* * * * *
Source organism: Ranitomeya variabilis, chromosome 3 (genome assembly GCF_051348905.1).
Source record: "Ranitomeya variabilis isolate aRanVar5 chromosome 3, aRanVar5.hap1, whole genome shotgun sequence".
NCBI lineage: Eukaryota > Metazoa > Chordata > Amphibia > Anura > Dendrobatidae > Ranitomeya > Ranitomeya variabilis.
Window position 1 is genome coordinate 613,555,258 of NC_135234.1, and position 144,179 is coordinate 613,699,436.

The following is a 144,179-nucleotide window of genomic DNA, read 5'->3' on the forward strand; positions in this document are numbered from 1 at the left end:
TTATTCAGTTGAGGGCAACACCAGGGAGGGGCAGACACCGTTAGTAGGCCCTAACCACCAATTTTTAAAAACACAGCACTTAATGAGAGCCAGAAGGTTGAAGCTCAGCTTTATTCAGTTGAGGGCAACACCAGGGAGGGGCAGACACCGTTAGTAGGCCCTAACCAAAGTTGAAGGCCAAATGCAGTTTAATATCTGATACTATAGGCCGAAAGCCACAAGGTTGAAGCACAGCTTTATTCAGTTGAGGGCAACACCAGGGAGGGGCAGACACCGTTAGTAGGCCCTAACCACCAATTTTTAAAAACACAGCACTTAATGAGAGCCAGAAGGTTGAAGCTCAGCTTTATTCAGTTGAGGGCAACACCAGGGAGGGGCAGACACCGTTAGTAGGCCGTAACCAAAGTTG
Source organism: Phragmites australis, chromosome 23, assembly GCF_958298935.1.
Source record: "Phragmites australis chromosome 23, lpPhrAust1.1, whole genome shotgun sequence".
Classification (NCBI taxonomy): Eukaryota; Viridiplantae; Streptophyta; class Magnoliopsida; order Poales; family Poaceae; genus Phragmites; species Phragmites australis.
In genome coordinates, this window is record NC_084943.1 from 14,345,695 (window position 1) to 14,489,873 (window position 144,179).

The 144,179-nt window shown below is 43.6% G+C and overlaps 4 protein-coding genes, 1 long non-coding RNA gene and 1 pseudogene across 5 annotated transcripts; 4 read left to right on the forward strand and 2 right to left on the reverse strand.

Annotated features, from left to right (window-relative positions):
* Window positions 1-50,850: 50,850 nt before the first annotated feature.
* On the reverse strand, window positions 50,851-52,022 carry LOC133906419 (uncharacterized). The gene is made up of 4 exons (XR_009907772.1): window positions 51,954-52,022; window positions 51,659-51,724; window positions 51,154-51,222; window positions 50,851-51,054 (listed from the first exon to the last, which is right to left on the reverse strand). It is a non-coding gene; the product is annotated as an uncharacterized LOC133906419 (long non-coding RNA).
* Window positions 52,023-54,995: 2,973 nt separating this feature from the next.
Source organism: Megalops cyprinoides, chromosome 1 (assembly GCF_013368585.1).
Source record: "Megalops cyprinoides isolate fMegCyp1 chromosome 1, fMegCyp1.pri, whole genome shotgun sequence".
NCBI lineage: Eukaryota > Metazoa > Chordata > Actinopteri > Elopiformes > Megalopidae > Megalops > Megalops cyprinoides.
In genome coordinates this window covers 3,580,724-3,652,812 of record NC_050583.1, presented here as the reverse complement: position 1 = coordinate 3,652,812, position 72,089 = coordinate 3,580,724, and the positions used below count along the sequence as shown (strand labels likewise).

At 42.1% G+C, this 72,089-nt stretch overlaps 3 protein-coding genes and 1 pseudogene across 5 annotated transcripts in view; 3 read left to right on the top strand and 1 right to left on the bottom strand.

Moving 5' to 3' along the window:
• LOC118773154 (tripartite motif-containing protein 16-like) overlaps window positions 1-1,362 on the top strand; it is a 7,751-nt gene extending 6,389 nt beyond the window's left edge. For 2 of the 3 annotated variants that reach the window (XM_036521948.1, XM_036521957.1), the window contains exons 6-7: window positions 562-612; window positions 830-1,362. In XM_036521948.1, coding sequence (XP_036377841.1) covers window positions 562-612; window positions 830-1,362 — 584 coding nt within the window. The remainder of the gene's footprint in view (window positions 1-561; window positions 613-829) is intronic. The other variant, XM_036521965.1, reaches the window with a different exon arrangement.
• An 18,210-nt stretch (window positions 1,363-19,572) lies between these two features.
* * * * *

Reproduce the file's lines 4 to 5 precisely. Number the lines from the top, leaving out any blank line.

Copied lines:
Window position 1 is genome coordinate 613,555,258 of NC_135234.1, and position 144,179 is coordinate 613,699,436.

The following is a 144,179-nucleotide window of genomic DNA, read 5'->3' on the forward strand; positions in this document are numbered from 1 at the left end: